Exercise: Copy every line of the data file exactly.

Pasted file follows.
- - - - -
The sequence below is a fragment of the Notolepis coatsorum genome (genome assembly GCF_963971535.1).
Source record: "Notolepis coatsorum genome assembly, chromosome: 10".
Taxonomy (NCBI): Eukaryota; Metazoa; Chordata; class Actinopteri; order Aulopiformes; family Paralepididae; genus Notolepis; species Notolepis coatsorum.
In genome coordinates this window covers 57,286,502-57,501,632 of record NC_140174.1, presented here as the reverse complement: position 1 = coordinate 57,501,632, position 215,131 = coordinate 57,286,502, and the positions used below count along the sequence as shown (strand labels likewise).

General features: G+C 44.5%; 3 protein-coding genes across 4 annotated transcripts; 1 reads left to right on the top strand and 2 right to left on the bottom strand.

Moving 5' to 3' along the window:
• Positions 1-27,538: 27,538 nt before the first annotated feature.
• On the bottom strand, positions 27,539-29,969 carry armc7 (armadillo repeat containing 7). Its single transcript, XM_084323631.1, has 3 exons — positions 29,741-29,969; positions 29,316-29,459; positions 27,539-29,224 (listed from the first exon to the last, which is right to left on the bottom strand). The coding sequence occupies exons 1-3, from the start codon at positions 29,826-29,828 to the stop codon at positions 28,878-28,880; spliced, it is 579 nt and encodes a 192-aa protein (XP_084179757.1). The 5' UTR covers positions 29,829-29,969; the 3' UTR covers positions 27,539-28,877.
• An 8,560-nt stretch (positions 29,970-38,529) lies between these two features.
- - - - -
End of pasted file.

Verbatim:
The sequence below is a fragment of the Notolepis coatsorum genome (genome assembly GCF_963971535.1).
Source record: "Notolepis coatsorum genome assembly, chromosome: 10".
Taxonomy (NCBI): Eukaryota; Metazoa; Chordata; class Actinopteri; order Aulopiformes; family Paralepididae; genus Notolepis; species Notolepis coatsorum.
In genome coordinates this window covers 57,286,502-57,501,632 of record NC_140174.1, presented here as the reverse complement: position 1 = coordinate 57,501,632, position 215,131 = coordinate 57,286,502, and the positions used below count along the sequence as shown (strand labels likewise).

General features: G+C 44.5%; 3 protein-coding genes across 4 annotated transcripts; 1 reads left to right on the top strand and 2 right to left on the bottom strand.

Moving 5' to 3' along the window:
• Positions 1-27,538: 27,538 nt before the first annotated feature.
• On the bottom strand, positions 27,539-29,969 carry armc7 (armadillo repeat containing 7). Its single transcript, XM_084323631.1, has 3 exons — positions 29,741-29,969; positions 29,316-29,459; positions 27,539-29,224 (listed from the first exon to the last, which is right to left on the bottom strand). The coding sequence occupies exons 1-3, from the start codon at positions 29,826-29,828 to the stop codon at positions 28,878-28,880; spliced, it is 579 nt and encodes a 192-aa protein (XP_084179757.1). The 5' UTR covers positions 29,829-29,969; the 3' UTR covers positions 27,539-28,877.
• An 8,560-nt stretch (positions 29,970-38,529) lies between these two features.